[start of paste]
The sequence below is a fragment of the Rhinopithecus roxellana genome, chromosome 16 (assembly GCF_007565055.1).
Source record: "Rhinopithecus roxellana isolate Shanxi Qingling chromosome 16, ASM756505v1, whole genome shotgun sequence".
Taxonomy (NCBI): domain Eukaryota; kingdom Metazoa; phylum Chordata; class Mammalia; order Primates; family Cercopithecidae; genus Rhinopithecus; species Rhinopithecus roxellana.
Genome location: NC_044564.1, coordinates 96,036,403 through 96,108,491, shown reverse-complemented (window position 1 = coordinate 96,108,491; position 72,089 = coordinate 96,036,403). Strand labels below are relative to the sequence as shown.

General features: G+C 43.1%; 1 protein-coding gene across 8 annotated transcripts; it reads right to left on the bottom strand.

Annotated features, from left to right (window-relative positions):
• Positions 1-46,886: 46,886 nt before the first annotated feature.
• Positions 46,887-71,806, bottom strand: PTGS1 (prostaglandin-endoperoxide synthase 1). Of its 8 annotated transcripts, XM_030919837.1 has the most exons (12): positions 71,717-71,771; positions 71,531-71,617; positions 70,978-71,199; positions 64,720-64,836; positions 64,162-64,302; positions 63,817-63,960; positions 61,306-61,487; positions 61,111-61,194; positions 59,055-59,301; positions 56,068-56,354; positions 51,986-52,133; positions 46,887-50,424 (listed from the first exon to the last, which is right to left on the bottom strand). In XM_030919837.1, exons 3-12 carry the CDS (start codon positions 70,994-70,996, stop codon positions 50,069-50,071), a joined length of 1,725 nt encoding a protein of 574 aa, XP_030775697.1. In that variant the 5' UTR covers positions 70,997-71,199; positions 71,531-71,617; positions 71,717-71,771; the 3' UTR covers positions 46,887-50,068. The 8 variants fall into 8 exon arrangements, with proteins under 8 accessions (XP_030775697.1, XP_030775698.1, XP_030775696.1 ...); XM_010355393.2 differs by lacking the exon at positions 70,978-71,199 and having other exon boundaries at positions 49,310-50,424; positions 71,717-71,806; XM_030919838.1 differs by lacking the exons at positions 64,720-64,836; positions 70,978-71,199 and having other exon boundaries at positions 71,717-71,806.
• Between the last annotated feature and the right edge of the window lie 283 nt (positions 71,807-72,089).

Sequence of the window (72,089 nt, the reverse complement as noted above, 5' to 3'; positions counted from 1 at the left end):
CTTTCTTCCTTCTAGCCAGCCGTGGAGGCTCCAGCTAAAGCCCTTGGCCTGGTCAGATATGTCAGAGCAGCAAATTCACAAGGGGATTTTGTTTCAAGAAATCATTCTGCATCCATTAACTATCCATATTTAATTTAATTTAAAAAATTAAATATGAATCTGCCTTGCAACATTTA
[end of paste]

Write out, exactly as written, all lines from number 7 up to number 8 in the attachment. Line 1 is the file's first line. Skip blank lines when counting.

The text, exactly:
• Positions 1-46,886: 46,886 nt before the first annotated feature.
• Positions 46,887-71,806, bottom strand: PTGS1 (prostaglandin-endoperoxide synthase 1). Of its 8 annotated transcripts, XM_030919837.1 has the most exons (12): positions 71,717-71,771; positions 71,531-71,617; positions 70,978-71,199; positions 64,720-64,836; positions 64,162-64,302; positions 63,817-63,960; positions 61,306-61,487; positions 61,111-61,194; positions 59,055-59,301; positions 56,068-56,354; positions 51,986-52,133; positions 46,887-50,424 (listed from the first exon to the last, which is right to left on the bottom strand). In XM_030919837.1, exons 3-12 carry the CDS (start codon positions 70,994-70,996, stop codon positions 50,069-50,071), a joined length of 1,725 nt encoding a protein of 574 aa, XP_030775697.1. In that variant the 5' UTR covers positions 70,997-71,199; positions 71,531-71,617; positions 71,717-71,771; the 3' UTR covers positions 46,887-50,068. The 8 variants fall into 8 exon arrangements, with proteins under 8 accessions (XP_030775697.1, XP_030775698.1, XP_030775696.1 ...); XM_010355393.2 differs by lacking the exon at positions 70,978-71,199 and having other exon boundaries at positions 49,310-50,424; positions 71,717-71,806; XM_030919838.1 differs by lacking the exons at positions 64,720-64,836; positions 70,978-71,199 and having other exon boundaries at positions 71,717-71,806.